She rounded on him, the blanket falling from her shoulders. “Well, it definitely feels like one! The ‘Human Rehabilitation’ district?” More like the Human Assimilation district, she thought. “You know, that district that’s completely walled off from the rest of the city, has round the clock posted guards patrolling everywhere and guards blocking off every exit. Totally doesn’t sound like a prison, totally doesn’t.”
“Niyani…” Takarr began before trailing off, the Crystansian name they’d given her still strange in her ears.
“You know I’m right.”
Her words hung in the air between them. Gwen shook her head once and turned back to the valley, hugging her legs closer to her chest. She watched absentmindedly as some of the little jellyfish-like beings floated past them on the breeze, bobbing once in a while but seemingly allowing the wind to take them wherever they were going.
“So why don’t you escape?” Takarr asked finally. Gwen turned her head to look at him again. She blinked when she saw the emotion on his face, an emotion she could almost call sadness. “You’re able to get away from me long enough to escape, if you wanted to. You clearly know the way out of the city, and you speak Illithi’enn and Priveri. You’d be undetectable, and you could survive.”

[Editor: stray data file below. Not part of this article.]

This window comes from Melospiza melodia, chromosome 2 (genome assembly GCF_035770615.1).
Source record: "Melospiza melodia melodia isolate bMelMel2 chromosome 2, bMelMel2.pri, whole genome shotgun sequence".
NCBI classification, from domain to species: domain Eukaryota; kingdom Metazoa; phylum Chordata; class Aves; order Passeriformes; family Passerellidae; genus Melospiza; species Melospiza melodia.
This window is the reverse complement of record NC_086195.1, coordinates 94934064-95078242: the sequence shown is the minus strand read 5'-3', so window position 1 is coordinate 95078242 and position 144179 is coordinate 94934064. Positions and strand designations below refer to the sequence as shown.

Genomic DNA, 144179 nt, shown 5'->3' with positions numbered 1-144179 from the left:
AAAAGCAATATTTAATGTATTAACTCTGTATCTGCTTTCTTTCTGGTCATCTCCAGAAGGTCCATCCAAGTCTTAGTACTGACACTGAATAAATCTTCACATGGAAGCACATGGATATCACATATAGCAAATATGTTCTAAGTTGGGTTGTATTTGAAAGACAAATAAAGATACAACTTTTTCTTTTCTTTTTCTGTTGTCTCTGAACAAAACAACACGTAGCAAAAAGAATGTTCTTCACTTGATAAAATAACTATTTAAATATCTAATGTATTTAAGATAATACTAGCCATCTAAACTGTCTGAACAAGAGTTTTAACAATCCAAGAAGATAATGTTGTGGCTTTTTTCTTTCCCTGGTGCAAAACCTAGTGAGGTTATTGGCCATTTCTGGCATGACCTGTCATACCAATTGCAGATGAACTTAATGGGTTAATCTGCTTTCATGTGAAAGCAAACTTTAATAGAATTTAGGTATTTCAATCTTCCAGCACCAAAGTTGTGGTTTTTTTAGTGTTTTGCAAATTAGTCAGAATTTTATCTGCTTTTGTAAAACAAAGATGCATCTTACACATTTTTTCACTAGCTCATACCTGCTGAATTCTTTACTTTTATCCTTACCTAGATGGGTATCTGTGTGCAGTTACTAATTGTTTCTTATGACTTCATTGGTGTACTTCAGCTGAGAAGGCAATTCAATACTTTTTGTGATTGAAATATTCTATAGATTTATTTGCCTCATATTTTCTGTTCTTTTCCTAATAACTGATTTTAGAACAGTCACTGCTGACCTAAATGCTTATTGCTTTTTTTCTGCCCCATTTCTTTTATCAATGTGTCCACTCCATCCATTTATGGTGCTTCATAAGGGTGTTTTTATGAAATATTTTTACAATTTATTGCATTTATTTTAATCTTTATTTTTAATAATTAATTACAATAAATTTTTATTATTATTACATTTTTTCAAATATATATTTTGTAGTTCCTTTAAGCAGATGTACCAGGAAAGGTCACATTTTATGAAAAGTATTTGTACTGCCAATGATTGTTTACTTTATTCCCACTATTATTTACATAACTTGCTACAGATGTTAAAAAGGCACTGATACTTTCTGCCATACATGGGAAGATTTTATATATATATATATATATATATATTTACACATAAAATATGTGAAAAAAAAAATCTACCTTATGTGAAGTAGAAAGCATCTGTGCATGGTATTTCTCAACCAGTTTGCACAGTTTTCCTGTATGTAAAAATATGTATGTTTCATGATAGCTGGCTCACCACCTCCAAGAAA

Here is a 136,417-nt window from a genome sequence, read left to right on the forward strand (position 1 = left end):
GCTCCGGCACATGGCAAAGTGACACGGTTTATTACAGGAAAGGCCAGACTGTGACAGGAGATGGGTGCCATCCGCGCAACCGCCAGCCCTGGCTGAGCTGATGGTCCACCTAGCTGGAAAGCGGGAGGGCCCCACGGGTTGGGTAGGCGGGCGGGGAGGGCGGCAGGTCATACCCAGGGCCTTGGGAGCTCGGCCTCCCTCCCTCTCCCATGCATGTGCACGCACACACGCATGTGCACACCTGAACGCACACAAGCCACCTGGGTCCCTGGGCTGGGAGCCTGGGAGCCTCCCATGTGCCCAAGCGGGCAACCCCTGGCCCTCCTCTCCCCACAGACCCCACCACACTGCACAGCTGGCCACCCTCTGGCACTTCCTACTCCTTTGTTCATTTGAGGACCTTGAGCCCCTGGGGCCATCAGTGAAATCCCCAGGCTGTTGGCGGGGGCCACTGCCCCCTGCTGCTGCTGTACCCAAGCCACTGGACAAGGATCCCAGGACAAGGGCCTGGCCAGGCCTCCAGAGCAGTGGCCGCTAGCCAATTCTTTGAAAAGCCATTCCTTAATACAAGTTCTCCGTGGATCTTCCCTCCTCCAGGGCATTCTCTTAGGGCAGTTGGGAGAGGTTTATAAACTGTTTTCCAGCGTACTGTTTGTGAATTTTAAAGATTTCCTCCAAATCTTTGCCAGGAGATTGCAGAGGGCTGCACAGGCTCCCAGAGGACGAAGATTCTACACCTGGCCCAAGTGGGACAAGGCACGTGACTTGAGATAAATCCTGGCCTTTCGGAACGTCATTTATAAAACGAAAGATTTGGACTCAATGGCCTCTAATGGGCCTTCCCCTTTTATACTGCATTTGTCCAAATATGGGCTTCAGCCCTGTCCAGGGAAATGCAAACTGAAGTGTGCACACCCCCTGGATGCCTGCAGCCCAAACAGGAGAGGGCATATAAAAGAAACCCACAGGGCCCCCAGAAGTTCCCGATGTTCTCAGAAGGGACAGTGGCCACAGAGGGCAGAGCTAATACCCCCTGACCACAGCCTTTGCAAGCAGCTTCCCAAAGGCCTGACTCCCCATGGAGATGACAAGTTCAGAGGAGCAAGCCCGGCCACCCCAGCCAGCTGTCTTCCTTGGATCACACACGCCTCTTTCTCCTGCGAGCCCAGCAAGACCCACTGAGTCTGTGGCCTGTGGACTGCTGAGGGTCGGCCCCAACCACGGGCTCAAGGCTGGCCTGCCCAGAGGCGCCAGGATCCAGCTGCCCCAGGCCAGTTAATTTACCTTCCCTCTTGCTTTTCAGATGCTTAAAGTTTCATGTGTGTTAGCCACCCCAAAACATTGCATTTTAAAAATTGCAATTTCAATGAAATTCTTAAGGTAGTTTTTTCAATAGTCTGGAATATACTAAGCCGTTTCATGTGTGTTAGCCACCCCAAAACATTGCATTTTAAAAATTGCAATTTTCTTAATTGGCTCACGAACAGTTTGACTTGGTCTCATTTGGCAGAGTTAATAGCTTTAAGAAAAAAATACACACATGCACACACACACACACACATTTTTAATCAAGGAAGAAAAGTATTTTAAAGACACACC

Gwen looked away again, thinking. Eventually, she replied, “Have you ever considered the fact that I might not actually want to leave, even if I can?”
“You called this place a prison. Why wouldn’t you want to leave?”
“Because, Takarr,” she began, flipping around to face him fully. “I understand that I need these skills to actually thrive. I can survive, yeah, but thrive? That’s a whole other ball game.”